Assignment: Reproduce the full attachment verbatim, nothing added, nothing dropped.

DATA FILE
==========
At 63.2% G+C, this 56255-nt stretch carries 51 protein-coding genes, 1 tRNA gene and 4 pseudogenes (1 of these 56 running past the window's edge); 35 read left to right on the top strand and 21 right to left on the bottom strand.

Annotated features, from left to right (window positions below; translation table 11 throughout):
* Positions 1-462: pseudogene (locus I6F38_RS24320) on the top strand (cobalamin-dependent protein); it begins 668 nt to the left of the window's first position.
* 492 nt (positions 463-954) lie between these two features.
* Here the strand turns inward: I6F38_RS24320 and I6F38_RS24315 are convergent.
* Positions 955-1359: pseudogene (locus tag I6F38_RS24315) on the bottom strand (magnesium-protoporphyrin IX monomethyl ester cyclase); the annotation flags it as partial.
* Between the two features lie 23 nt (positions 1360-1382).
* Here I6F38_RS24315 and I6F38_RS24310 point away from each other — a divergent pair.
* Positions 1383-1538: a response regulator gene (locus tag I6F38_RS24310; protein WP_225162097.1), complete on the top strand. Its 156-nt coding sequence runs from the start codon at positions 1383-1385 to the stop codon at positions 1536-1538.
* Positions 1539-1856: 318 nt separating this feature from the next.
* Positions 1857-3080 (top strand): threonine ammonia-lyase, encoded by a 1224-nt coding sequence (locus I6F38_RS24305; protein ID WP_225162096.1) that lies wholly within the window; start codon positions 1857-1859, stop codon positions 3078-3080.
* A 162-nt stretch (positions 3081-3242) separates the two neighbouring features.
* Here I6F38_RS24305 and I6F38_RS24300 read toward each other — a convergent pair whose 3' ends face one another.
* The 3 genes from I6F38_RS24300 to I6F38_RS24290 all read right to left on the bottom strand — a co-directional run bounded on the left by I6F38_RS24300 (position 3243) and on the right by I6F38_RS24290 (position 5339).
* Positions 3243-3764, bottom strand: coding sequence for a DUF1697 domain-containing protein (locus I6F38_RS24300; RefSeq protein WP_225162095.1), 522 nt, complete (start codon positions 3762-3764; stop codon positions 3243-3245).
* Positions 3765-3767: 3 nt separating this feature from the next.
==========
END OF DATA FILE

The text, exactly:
At 63.2% G+C, this 56255-nt stretch carries 51 protein-coding genes, 1 tRNA gene and 4 pseudogenes (1 of these 56 running past the window's edge); 35 read left to right on the top strand and 21 right to left on the bottom strand.

Annotated features, from left to right (window positions below; translation table 11 throughout):
* Positions 1-462: pseudogene (locus I6F38_RS24320) on the top strand (cobalamin-dependent protein); it begins 668 nt to the left of the window's first position.
* 492 nt (positions 463-954) lie between these two features.
* Here the strand turns inward: I6F38_RS24320 and I6F38_RS24315 are convergent.
* Positions 955-1359: pseudogene (locus tag I6F38_RS24315) on the bottom strand (magnesium-protoporphyrin IX monomethyl ester cyclase); the annotation flags it as partial.
* Between the two features lie 23 nt (positions 1360-1382).
* Here I6F38_RS24315 and I6F38_RS24310 point away from each other — a divergent pair.
* Positions 1383-1538: a response regulator gene (locus tag I6F38_RS24310; protein WP_225162097.1), complete on the top strand. Its 156-nt coding sequence runs from the start codon at positions 1383-1385 to the stop codon at positions 1536-1538.
* Positions 1539-1856: 318 nt separating this feature from the next.
* Positions 1857-3080 (top strand): threonine ammonia-lyase, encoded by a 1224-nt coding sequence (locus I6F38_RS24305; protein ID WP_225162096.1) that lies wholly within the window; start codon positions 1857-1859, stop codon positions 3078-3080.
* A 162-nt stretch (positions 3081-3242) separates the two neighbouring features.
* Here I6F38_RS24305 and I6F38_RS24300 read toward each other — a convergent pair whose 3' ends face one another.
* The 3 genes from I6F38_RS24300 to I6F38_RS24290 all read right to left on the bottom strand — a co-directional run bounded on the left by I6F38_RS24300 (position 3243) and on the right by I6F38_RS24290 (position 5339).
* Positions 3243-3764, bottom strand: coding sequence for a DUF1697 domain-containing protein (locus I6F38_RS24300; RefSeq protein WP_225162095.1), 522 nt, complete (start codon positions 3762-3764; stop codon positions 3243-3245).
* Positions 3765-3767: 3 nt separating this feature from the next.